Squid Ink Food Fight: The Kafta-esque Search for Beef Supremacy
Ground meat, seasoned and cooked, is like religion: every culture in the world seems to come up with it, or at the very least, to personalize it. An American hamburger, an Italian meatball, an Argentinian beef empanada -- all delightful, all distinctively representative of their own nations. In the Middle East, there are many different versions of the same basic dish, most of them with different variations on the same word and principles. The Lebanese version is kafta, and it is the subject of today's food fight.
Our battle began in Sherman Oaks, at constantly bustling lunch spot Pita Kitchen. It's a simple order-at-the-counter, pick-up-at-the-window joint with affordable prices, Styrofoam plates, and fairly quick service. The beef kafta plate comes with two sides and a sizable pile of rustic, roughly constructed seasoned beef resting atop some rice. It's a lot of food for ten dollars, with the charred bits and noticeable grill marks balancing against the juiciness of the meat. The mixture of spices comes through nicely, and it is an enjoyable though not transcendent plate. The oddity though is in the bottles of Mexican Tapatío hot sauce on all the tables, which add a surprising level of complexity to the beef, really highlighting the flavors of the meat.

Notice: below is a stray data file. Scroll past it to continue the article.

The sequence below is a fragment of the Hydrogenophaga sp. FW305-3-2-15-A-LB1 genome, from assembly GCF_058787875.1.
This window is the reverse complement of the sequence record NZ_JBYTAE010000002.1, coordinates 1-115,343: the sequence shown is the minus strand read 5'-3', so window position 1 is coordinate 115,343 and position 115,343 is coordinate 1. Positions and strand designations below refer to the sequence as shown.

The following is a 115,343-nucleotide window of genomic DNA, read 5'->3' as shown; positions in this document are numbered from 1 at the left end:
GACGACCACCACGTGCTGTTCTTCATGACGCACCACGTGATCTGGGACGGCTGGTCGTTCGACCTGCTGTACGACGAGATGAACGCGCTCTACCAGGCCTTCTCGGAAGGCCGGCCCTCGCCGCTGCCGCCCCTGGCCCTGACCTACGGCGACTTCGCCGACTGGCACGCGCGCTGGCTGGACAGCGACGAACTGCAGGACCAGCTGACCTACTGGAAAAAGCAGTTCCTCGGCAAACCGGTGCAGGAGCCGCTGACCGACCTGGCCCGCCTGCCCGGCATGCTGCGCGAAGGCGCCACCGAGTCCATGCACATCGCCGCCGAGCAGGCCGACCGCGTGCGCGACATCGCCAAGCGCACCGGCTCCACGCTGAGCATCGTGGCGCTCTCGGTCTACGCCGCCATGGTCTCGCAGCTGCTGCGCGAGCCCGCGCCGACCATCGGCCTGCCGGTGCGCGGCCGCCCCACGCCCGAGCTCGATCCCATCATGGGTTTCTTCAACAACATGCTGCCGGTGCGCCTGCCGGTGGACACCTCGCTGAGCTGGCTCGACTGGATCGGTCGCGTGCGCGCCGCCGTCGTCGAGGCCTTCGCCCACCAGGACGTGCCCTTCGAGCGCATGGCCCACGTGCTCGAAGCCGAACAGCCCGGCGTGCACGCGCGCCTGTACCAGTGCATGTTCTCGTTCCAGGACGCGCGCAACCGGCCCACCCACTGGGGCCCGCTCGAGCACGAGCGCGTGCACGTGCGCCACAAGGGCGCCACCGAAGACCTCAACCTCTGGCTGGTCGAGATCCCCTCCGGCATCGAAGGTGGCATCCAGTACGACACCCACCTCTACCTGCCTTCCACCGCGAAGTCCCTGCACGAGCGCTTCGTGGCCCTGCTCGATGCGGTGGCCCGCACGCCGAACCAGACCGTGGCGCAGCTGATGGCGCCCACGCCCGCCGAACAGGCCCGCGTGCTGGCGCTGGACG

For our next version, we tried out the new Lebanese addition to downtown Culver City, Mezza. It is more stylish here (they do have servers and metal silverware after all), but the kafta kabob plate with two sides and rice is still a very reasonable $12.50. As the name of the dish indicates, these are cooked on skewers, formed into two long cylinders. There is more control in the cooking here, the meat is slightly sweeter, and the aromatics bring a welcome freshness to the plate. It is also slightly drier, though it seems intentional. The flavor is more contained, more precise and the sides seem to complement better as well. Were it not for that miraculous addition of Tapatío at Pita Kitchen, this battle would not be close. It cannot, however, make up all the ground and thus Mezza stands victorious.